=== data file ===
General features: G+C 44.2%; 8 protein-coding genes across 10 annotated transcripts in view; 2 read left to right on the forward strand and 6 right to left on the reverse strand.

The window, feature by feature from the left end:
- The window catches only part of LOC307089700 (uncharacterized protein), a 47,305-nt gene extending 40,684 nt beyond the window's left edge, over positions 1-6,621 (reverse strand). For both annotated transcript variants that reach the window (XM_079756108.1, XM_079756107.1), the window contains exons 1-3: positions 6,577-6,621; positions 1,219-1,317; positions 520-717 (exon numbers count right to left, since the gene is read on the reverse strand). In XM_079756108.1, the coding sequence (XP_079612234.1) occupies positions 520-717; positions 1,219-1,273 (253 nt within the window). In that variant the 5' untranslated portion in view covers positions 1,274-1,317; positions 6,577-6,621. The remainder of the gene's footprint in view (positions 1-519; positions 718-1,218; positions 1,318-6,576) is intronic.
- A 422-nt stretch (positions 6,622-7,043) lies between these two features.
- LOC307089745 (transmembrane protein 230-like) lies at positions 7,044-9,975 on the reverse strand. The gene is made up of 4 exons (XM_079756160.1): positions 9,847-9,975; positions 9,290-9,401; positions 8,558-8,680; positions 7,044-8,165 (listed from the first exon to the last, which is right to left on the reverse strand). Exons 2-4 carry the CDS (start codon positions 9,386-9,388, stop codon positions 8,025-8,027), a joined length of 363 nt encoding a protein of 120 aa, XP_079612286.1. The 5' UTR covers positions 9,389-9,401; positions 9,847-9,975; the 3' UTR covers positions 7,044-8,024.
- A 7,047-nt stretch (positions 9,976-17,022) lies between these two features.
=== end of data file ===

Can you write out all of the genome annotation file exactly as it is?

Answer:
General features: G+C 44.2%; 8 protein-coding genes across 10 annotated transcripts in view; 2 read left to right on the forward strand and 6 right to left on the reverse strand.

The window, feature by feature from the left end:
- The window catches only part of LOC307089700 (uncharacterized protein), a 47,305-nt gene extending 40,684 nt beyond the window's left edge, over positions 1-6,621 (reverse strand). For both annotated transcript variants that reach the window (XM_079756108.1, XM_079756107.1), the window contains exons 1-3: positions 6,577-6,621; positions 1,219-1,317; positions 520-717 (exon numbers count right to left, since the gene is read on the reverse strand). In XM_079756108.1, the coding sequence (XP_079612234.1) occupies positions 520-717; positions 1,219-1,273 (253 nt within the window). In that variant the 5' untranslated portion in view covers positions 1,274-1,317; positions 6,577-6,621. The remainder of the gene's footprint in view (positions 1-519; positions 718-1,218; positions 1,318-6,576) is intronic.
- A 422-nt stretch (positions 6,622-7,043) lies between these two features.
- LOC307089745 (transmembrane protein 230-like) lies at positions 7,044-9,975 on the reverse strand. The gene is made up of 4 exons (XM_079756160.1): positions 9,847-9,975; positions 9,290-9,401; positions 8,558-8,680; positions 7,044-8,165 (listed from the first exon to the last, which is right to left on the reverse strand). Exons 2-4 carry the CDS (start codon positions 9,386-9,388, stop codon positions 8,025-8,027), a joined length of 363 nt encoding a protein of 120 aa, XP_079612286.1. The 5' UTR covers positions 9,389-9,401; positions 9,847-9,975; the 3' UTR covers positions 7,044-8,024.
- A 7,047-nt stretch (positions 9,976-17,022) lies between these two features.